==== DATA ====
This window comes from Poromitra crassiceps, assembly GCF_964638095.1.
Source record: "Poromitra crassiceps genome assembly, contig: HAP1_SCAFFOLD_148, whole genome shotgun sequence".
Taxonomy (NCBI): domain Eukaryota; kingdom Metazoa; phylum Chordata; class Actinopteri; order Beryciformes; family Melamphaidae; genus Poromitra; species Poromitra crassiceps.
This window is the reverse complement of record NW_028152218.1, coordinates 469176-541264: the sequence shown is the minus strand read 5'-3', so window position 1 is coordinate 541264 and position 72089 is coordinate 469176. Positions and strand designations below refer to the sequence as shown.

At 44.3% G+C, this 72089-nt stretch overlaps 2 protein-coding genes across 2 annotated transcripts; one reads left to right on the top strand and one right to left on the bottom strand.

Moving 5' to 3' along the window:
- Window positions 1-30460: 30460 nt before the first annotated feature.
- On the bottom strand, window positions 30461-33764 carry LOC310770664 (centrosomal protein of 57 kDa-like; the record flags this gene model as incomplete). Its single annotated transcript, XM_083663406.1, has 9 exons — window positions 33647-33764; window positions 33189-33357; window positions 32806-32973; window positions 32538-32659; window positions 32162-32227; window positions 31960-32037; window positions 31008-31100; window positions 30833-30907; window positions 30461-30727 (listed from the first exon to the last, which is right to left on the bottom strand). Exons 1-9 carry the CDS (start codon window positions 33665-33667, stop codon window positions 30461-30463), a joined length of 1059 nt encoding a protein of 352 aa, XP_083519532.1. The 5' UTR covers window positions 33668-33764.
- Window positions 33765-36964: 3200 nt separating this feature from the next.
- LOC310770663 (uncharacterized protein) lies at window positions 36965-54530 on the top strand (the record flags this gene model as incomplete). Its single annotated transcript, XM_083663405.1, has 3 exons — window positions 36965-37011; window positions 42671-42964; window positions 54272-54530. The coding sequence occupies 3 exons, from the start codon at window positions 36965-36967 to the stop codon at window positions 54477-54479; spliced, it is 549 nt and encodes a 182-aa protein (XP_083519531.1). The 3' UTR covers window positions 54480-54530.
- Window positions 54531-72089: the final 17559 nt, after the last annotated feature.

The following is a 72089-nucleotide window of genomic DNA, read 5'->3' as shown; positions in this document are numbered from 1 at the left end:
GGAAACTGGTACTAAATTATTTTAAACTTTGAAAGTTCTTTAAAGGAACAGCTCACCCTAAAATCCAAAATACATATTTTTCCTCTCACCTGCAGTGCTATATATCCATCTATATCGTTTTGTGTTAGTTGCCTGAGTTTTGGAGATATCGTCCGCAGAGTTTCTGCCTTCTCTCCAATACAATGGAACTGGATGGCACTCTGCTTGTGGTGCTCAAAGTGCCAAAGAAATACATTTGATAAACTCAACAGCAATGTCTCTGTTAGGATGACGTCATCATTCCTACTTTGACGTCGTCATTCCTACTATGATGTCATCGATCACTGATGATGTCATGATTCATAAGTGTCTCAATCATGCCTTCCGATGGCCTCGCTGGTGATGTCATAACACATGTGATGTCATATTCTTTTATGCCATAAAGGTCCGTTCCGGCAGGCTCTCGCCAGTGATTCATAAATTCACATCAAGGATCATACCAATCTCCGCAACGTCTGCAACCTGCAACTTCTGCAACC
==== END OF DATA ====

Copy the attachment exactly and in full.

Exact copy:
This window comes from Poromitra crassiceps, assembly GCF_964638095.1.
Source record: "Poromitra crassiceps genome assembly, contig: HAP1_SCAFFOLD_148, whole genome shotgun sequence".
Taxonomy (NCBI): domain Eukaryota; kingdom Metazoa; phylum Chordata; class Actinopteri; order Beryciformes; family Melamphaidae; genus Poromitra; species Poromitra crassiceps.
This window is the reverse complement of record NW_028152218.1, coordinates 469176-541264: the sequence shown is the minus strand read 5'-3', so window position 1 is coordinate 541264 and position 72089 is coordinate 469176. Positions and strand designations below refer to the sequence as shown.

At 44.3% G+C, this 72089-nt stretch overlaps 2 protein-coding genes across 2 annotated transcripts; one reads left to right on the top strand and one right to left on the bottom strand.

Moving 5' to 3' along the window:
- Window positions 1-30460: 30460 nt before the first annotated feature.
- On the bottom strand, window positions 30461-33764 carry LOC310770664 (centrosomal protein of 57 kDa-like; the record flags this gene model as incomplete). Its single annotated transcript, XM_083663406.1, has 9 exons — window positions 33647-33764; window positions 33189-33357; window positions 32806-32973; window positions 32538-32659; window positions 32162-32227; window positions 31960-32037; window positions 31008-31100; window positions 30833-30907; window positions 30461-30727 (listed from the first exon to the last, which is right to left on the bottom strand). Exons 1-9 carry the CDS (start codon window positions 33665-33667, stop codon window positions 30461-30463), a joined length of 1059 nt encoding a protein of 352 aa, XP_083519532.1. The 5' UTR covers window positions 33668-33764.
- Window positions 33765-36964: 3200 nt separating this feature from the next.
- LOC310770663 (uncharacterized protein) lies at window positions 36965-54530 on the top strand (the record flags this gene model as incomplete). Its single annotated transcript, XM_083663405.1, has 3 exons — window positions 36965-37011; window positions 42671-42964; window positions 54272-54530. The coding sequence occupies 3 exons, from the start codon at window positions 36965-36967 to the stop codon at window positions 54477-54479; spliced, it is 549 nt and encodes a 182-aa protein (XP_083519531.1). The 3' UTR covers window positions 54480-54530.
- Window positions 54531-72089: the final 17559 nt, after the last annotated feature.

The following is a 72089-nucleotide window of genomic DNA, read 5'->3' as shown; positions in this document are numbered from 1 at the left end:
GGAAACTGGTACTAAATTATTTTAAACTTTGAAAGTTCTTTAAAGGAACAGCTCACCCTAAAATCCAAAATACATATTTTTCCTCTCACCTGCAGTGCTATATATCCATCTATATCGTTTTGTGTTAGTTGCCTGAGTTTTGGAGATATCGTCCGCAGAGTTTCTGCCTTCTCTCCAATACAATGGAACTGGATGGCACTCTGCTTGTGGTGCTCAAAGTGCCAAAGAAATACATTTGATAAACTCAACAGCAATGTCTCTGTTAGGATGACGTCATCATTCCTACTTTGACGTCGTCATTCCTACTATGATGTCATCGATCACTGATGATGTCATGATTCATAAGTGTCTCAATCATGCCTTCCGATGGCCTCGCTGGTGATGTCATAACACATGTGATGTCATATTCTTTTATGCCATAAAGGTCCGTTCCGGCAGGCTCTCGCCAGTGATTCATAAATTCACATCAAGGATCATACCAATCTCCGCAACGTCTGCAACCTGCAACTTCTGCAACC